Many people have tried to investigate (and still are), and few have succeeded (Cambridge Climate Justice did well to get this far). I don’t think even they know because their structures, systems, and processes are so complicated, opaque and lack transparency. At the same time, their students and graduates are becoming more vocal in opposition to what is being done in the name of Cambridge University. The General Board of the University of Cambridge is here.

Note that the member colleges – especially the large land-owning ones, are the institutions that have bigger impacts as a result of their decisions on things like property ownership and rentals. When you look at the planning portal for planning applications, more often than not the applications from from colleges rather than the University of Cambridge. Some can be for minor work that requires extended processes due to the listed building status of the very old buildings in the conservation zone, while others can be for very large developments that encroach on the Green Belt. I think it was a former A-Level geography teacher who told me the biggest threat to the Cambridge Green Belt was not from bulk house builders but from Cambridge University and its colleges wanting to expand westwards. This was in the late 1990s.

I can’t recall a time when Cambridge University or its colleges called for an overhaul of how Cambridge City and County is governed.

Nor can I recall a time when the institutions published a high profile policy publication (and publicised it widely) coming up with proposals on *how* our city’s governance structures should be improved.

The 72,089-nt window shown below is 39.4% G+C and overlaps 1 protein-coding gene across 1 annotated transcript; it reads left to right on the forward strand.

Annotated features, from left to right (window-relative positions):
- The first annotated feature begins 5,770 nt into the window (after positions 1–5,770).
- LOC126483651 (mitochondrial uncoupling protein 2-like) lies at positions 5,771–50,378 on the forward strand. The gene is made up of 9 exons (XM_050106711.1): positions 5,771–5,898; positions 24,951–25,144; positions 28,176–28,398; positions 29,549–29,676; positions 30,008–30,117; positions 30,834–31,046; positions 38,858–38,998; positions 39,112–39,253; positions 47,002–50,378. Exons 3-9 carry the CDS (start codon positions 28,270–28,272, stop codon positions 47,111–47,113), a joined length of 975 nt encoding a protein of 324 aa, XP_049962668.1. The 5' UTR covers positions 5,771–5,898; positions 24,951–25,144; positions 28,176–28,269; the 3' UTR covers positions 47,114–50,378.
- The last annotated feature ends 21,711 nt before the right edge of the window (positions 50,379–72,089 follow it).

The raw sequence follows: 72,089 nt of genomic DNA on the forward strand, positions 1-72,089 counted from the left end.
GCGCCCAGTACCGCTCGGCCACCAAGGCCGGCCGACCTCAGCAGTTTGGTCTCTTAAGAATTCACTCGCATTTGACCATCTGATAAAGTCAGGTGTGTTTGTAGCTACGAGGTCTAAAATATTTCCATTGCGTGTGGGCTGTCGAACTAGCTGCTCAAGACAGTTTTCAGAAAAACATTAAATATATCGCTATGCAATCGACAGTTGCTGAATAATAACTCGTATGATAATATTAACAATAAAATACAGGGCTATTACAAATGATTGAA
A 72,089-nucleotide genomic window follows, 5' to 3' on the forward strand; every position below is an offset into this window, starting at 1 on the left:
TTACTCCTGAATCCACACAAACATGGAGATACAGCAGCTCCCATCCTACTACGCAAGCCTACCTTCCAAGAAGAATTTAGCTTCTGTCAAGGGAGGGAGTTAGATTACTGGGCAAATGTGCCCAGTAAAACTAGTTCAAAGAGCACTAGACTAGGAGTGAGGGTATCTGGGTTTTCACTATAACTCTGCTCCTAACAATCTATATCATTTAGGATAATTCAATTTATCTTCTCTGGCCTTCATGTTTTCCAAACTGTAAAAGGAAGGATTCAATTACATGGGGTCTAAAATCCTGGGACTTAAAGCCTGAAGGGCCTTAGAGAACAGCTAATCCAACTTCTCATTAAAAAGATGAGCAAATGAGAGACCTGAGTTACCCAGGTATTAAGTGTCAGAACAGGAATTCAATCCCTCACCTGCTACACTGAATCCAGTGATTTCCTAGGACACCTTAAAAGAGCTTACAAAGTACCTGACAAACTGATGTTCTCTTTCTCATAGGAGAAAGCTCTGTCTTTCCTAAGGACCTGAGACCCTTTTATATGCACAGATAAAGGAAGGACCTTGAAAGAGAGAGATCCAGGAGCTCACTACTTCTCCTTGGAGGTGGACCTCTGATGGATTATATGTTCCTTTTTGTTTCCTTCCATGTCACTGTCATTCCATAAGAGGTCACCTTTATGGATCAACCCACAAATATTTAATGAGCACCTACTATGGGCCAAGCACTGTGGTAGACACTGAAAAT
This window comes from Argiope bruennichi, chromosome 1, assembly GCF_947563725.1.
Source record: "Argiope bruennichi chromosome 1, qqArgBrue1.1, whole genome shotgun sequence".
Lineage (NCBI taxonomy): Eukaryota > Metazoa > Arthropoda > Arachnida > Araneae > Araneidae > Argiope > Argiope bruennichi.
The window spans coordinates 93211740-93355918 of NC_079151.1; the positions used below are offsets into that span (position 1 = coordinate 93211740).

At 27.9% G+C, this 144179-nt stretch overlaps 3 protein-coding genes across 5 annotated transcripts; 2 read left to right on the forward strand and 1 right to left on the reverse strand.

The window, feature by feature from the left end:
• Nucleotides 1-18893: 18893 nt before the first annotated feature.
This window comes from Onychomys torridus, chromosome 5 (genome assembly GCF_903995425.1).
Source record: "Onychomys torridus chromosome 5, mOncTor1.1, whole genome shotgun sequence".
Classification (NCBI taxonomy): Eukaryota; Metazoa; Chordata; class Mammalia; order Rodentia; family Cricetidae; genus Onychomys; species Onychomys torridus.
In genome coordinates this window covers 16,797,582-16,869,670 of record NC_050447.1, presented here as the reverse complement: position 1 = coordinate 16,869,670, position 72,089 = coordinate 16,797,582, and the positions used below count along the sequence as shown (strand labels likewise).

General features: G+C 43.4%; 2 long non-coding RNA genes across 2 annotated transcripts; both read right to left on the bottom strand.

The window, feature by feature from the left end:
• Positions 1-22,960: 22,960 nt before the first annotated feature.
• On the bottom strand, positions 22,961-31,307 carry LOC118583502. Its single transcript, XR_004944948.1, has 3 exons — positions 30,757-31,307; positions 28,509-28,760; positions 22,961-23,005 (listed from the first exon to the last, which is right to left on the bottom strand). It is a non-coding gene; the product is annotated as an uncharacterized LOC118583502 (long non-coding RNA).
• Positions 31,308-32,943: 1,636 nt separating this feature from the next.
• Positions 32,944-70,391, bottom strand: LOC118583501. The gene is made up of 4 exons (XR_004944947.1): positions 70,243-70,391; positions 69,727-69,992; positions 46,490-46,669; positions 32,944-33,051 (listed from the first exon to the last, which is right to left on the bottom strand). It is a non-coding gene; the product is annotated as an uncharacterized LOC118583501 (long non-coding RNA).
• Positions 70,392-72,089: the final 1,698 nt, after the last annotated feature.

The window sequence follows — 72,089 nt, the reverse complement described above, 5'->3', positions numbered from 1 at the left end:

Not only do I think they have a right to do this, I think they have a civic duty to our city – including us town people and also the people who live in our surrounding villages and market towns who commute into our city for work, retail, and leisure. It’s their city too.

The Stagecoach crisis is what happens when decisions are made by institutions that affect people’s day-to-day lives but do not have their consent.

“In my time so far as mayor, no issue has evoked as strong a response as this announcement by Stagecoach,”

Mayor Nik Johnson in CambsNews

…which is why Stagecoach are now panicking.

“Stagecoach East has called for a rural connectivity summit to identify new transport solutions across Cambridgeshire.”

Cambs Times, 23 Sept 2022

I’m beyond such messing around now. Nationalise the bus network and be done with it. Reverse the disastrous decision of Mrs Thatcher’s Government which privatised the industry. In the meantime, we wait to see what officers recommend to the Mayor about filling the gaps in the existing service network – noting that there are proposals on the table.

“What have Stagecoach got to do with The University?”

Look back at the new charter: “Cambridge must develop the infrastructure needed to support our ambition…” – and that includes transport infrastructure.

Yet our governance structures of city and county don’t allow for those conversations to take place – i.e. what level of bus services are needed and to where, in order to meet whatever their ambitions are. Furthermore, there has been very little publicity on light rail from this very wealthy sector of our city that, amongst other things could be funding the essential feasibility studies for the Cambridge Connect Light Rail Project. One way Cambridge University and its supporters of this innovation charter could demonstrate how serious they are about infrastructure – and the environment, is putting that up-front funding for Cambridge Connect’s feasibility studies. Because on past form it’s not going to come from central or local government institutions anytime soon.

It’s not just housing and transport – it’s water too. It won’t be until 2035 till the first Anglian Water reservoir comes on stream. What is going to happen when the rivers run dry? The lead singer of The Sex Pistols has some questions from 1990 for you to answer.

Above – Public Image Ltd with Mr Lydon.

Just don’t ask me what impact the plunging £Sterling and the new economic crisis the Chancellor created with #Minibudget will have. Not yet anyway.

Food for thought?

If you are interested in the longer term future of Cambridge, and on what happens at the local democracy meetings where decisions are made, feel free to: